(movement, mid 1950s in Britain and in the late 1950s in the United States-present)
Unlike those of paintings from the masters of art, where there is a delicate touch, making sure that the brushstrokes are refined and consistent, pop art requires less of that or perhaps none at all. In most cases, when collage art is made, only cut-out pictures and glue are needed to make it work in a blank paper or board.
Among the most famous artists that gained popularity and have introduced pop art were Andy Warhol, Tom Wesselman and Roy Lichtenstein. Their works of art have started to influence the advertising arts. These artists have created abstract pop art that has made marks in the art culture.
What makes pop art very distinct among other forms of art is the idea that it does not actually focus on the art or how it really looks but more on the meaning and attitudes that it will lead to. Pop art usually uses different art materials and often in abstract or collage form. Most of the things or images used are not related they give meaning when they are already combined, giving a certain message to its audience.
Comics are also considered as pop art. Popular comic characters have come alive and became a staple particularly to those who have followed nice stories that are being told. In fact, in these recent years, the different comic stories have now been portrayed in films and television shows, making them very popular in the entertainment industry.
Pop art says a lot on advertising particularly in product branding, labeling and logos. These logos have been into popular art because they are against the most conventional art that people are used to. Pop art says to have most impact in commercialism considering that people are enticed to buy what is sold in the market.
Pop art is basically present in our day to day life. For instance, you go to the mall and all you can see are pop art posters promoting anything and everything. Pop art is definitely instilling ideas in the mindset of people of buying something they need and want; that is pop art’s greatest advantage in the advertising field.
Since the emergence of the latest technologies, the pop art culture has evolved as well. Before, everything was done manually; now, pop art can be done using computers. Cinematic features can be added to give any work of art more appeal to its audience. This also entails that pop art is no longer limited or available to few but can also be done especially by the masses.
Pop Art: The Test of the Object
After the Second World War came the birth of the consumer society. The American way of life, with its emphasis on growth, quantity, consumption and fun, dominated western values. But underneath, many of the same old dark forces raged on: war – Berlin, Korea, Vietnam; racial unrest; the political intolerance of the early 1950s. Among the young, new values awoke, and protest movements sprang up…What is Pop Art?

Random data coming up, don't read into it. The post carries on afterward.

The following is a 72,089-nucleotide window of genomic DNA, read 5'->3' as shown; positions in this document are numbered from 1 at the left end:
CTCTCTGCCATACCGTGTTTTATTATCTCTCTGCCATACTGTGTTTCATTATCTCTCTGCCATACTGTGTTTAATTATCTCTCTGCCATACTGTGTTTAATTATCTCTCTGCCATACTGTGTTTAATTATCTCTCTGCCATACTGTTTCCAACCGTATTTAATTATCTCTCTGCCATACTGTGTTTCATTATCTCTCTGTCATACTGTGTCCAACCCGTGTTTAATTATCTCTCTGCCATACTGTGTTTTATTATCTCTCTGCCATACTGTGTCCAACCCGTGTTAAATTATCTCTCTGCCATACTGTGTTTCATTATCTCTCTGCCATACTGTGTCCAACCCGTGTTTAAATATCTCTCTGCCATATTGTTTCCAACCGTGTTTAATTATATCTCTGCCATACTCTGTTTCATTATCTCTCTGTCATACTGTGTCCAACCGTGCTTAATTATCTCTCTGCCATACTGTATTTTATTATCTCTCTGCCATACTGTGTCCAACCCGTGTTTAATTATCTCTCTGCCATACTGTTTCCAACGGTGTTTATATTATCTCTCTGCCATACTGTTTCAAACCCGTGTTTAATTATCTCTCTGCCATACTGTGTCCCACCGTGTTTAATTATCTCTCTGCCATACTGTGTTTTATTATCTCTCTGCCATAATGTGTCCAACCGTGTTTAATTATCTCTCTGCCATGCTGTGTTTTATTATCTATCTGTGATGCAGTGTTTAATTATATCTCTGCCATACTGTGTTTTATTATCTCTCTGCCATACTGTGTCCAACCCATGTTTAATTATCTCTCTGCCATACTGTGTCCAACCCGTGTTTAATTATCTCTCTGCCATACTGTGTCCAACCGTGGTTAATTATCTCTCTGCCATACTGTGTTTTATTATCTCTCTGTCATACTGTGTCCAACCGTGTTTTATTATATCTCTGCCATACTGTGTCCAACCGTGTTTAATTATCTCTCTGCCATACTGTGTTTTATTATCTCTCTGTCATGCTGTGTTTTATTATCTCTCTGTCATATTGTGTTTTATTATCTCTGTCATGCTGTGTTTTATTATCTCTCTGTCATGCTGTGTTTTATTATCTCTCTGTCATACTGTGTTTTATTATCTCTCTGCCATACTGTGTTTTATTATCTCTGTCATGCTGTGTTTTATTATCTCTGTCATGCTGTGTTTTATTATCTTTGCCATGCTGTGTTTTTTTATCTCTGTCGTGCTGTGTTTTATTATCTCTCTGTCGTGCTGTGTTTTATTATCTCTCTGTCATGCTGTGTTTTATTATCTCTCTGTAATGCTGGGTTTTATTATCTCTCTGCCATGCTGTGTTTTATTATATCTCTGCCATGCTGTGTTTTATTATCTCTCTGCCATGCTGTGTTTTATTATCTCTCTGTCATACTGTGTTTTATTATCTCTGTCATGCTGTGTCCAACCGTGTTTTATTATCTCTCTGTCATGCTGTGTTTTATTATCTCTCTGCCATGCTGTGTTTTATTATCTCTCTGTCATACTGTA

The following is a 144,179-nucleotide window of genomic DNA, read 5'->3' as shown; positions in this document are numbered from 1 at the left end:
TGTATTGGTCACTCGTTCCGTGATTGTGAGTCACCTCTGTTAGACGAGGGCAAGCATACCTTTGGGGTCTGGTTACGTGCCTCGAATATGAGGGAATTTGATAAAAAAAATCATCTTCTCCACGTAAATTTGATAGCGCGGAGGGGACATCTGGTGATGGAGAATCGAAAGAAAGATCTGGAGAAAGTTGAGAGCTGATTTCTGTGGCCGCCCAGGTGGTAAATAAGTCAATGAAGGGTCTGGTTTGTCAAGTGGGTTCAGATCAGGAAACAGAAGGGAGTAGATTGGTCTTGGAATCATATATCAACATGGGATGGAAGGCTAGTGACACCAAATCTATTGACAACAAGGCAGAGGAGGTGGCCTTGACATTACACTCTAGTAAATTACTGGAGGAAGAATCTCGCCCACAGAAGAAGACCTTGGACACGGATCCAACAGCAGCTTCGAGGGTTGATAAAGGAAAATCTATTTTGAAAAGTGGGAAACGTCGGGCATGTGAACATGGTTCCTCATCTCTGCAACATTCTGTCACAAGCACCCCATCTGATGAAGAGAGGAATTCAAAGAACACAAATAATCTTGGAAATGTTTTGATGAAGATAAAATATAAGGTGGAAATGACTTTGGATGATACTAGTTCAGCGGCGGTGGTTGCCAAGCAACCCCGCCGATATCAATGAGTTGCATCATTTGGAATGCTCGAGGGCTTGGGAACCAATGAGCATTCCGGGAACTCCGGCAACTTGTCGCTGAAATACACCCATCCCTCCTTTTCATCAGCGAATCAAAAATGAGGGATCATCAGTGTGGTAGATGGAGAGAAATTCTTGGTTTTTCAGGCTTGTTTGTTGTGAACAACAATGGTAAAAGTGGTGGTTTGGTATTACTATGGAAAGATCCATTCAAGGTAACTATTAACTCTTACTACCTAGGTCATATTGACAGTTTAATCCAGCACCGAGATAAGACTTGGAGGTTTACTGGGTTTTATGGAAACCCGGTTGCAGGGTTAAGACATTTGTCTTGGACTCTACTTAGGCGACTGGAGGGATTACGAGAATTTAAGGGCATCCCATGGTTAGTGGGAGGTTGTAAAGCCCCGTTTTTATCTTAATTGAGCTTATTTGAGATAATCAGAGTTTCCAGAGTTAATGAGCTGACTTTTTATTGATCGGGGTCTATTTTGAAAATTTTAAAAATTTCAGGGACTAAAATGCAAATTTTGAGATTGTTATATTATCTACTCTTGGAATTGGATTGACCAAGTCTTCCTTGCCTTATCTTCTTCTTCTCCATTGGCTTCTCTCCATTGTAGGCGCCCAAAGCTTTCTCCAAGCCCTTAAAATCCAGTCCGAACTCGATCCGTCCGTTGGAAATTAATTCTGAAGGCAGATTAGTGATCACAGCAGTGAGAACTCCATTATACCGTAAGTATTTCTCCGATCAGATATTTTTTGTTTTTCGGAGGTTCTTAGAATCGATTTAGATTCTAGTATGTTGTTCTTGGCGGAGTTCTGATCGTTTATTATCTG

While the term Pop Art is widely known nowadays, its artistic scope and the issues it raises are nonetheless frequently misunderstood.
Pop Art in Britain refers to a group of artists who began appearing on the scene in the mid-1950s. This identity was formed around The Independent Group, an intellectual circle consisting of the painters Eduardo Paolozzi and Richard Hamilton, the architectural partnership of Alison and Peter Smithson, and the art critic Lawrence Alloway. In its theoretical explorations, The Independent Group focused on a theoretical exploration of technology, hence the recurring references to science-fiction in British Pop Art.
American Pop Art had no explicit linkups with British Pop Art and refers to a tendency that arose from individual initiatives. Though it was not a structured movement in the sense of a group putting on collective shows, it does however have a certain coherence. In general terms, it emerged from the work of Robert Rauschenberg and, chiefly, Jasper Johns, and is characterised by an interest in ordinary objects, irony, and a faith in the potency of images. American Pop Art has its home specifically in New York, where at the outset artists such as Claes Oldenburg and Jim Dine, Roy Lichtenstein and Andy Warhol exhibited, then James Rosenquist, George Segal and Tom Wesselman…
Guggenheim: Pop Art
Pop art was pioneered in London in the mid-1950s by Richard Hamilton and Eduardo Paolozzi (members of the Independent Group), and in the 1960s by Peter Blake, Patrick Caulfield, David Hockney, Allen Jones, and Peter Phillips. It was supported by such critics as Lawrence Alloway and Reyner Banham….Princeton’s Pop art collection
This exhibition celebrates the promised gift of an important collection of sculptures, paintings, drawings, and prints, featuring later works by leading figures of the American Pop Art movement: Robert Indiana, Alex Katz, Roy Lichtenstein, Claes Oldenburg and Coosje Van Bruggen, Andy Warhol, Tom Wesselmann, and others. Also included are works from the museums distinguished permanent collection, provided a broad historical overview of Pop art, particularly as it has been practiced the artists represented in this gift, not only in the 1960s, but throughout their careers…
pop art book Pop Life: Art in a Material World. Provocative and entertaining, Pop Life examines how artists since the 1980s have cultivated their public persona as a product, and conjured a dazzling mix of media, commerce, and glamour to build their own brands.